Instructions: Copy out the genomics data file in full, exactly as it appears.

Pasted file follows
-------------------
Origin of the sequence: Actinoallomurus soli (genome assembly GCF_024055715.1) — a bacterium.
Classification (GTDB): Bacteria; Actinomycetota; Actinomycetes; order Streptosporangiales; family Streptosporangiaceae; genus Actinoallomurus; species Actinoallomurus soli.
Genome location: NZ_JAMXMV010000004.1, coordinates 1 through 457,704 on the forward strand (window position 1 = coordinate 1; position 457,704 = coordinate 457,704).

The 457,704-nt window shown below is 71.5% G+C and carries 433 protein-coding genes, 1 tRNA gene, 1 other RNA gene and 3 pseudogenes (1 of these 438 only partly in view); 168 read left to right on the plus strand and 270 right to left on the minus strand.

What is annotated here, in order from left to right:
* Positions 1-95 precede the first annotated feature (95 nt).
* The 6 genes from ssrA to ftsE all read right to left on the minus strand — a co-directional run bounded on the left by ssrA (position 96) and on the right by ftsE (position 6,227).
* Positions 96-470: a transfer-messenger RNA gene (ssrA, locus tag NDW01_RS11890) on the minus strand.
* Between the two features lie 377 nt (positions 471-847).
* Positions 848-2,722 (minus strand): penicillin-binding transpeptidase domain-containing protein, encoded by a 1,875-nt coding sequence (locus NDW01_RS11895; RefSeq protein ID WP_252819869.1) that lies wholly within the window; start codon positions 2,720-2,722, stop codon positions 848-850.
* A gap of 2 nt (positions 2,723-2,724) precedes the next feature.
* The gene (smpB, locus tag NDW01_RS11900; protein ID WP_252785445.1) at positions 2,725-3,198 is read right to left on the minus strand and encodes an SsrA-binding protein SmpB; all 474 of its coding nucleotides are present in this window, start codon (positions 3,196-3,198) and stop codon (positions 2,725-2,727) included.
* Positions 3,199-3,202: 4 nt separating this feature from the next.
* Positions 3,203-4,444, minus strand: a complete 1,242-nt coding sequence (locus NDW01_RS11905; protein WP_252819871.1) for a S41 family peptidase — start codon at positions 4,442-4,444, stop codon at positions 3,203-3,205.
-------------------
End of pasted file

Origin of the sequence: Actinoallomurus soli (genome assembly GCF_024055715.1) — a bacterium.
Classification (GTDB): Bacteria; Actinomycetota; Actinomycetes; order Streptosporangiales; family Streptosporangiaceae; genus Actinoallomurus; species Actinoallomurus soli.
Genome location: NZ_JAMXMV010000004.1, coordinates 1 through 457,704 on the forward strand (window position 1 = coordinate 1; position 457,704 = coordinate 457,704).

The 457,704-nt window shown below is 71.5% G+C and carries 433 protein-coding genes, 1 tRNA gene, 1 other RNA gene and 3 pseudogenes (1 of these 438 only partly in view); 168 read left to right on the plus strand and 270 right to left on the minus strand.

What is annotated here, in order from left to right:
* Positions 1-95 precede the first annotated feature (95 nt).
* The 6 genes from ssrA to ftsE all read right to left on the minus strand — a co-directional run bounded on the left by ssrA (position 96) and on the right by ftsE (position 6,227).
* Positions 96-470: a transfer-messenger RNA gene (ssrA, locus tag NDW01_RS11890) on the minus strand.
* Between the two features lie 377 nt (positions 471-847).
* Positions 848-2,722 (minus strand): penicillin-binding transpeptidase domain-containing protein, encoded by a 1,875-nt coding sequence (locus NDW01_RS11895; RefSeq protein ID WP_252819869.1) that lies wholly within the window; start codon positions 2,720-2,722, stop codon positions 848-850.
* A gap of 2 nt (positions 2,723-2,724) precedes the next feature.
* The gene (smpB, locus tag NDW01_RS11900; protein ID WP_252785445.1) at positions 2,725-3,198 is read right to left on the minus strand and encodes an SsrA-binding protein SmpB; all 474 of its coding nucleotides are present in this window, start codon (positions 3,196-3,198) and stop codon (positions 2,725-2,727) included.
* Positions 3,199-3,202: 4 nt separating this feature from the next.
* Positions 3,203-4,444, minus strand: a complete 1,242-nt coding sequence (locus NDW01_RS11905; protein WP_252819871.1) for a S41 family peptidase — start codon at positions 4,442-4,444, stop codon at positions 3,203-3,205.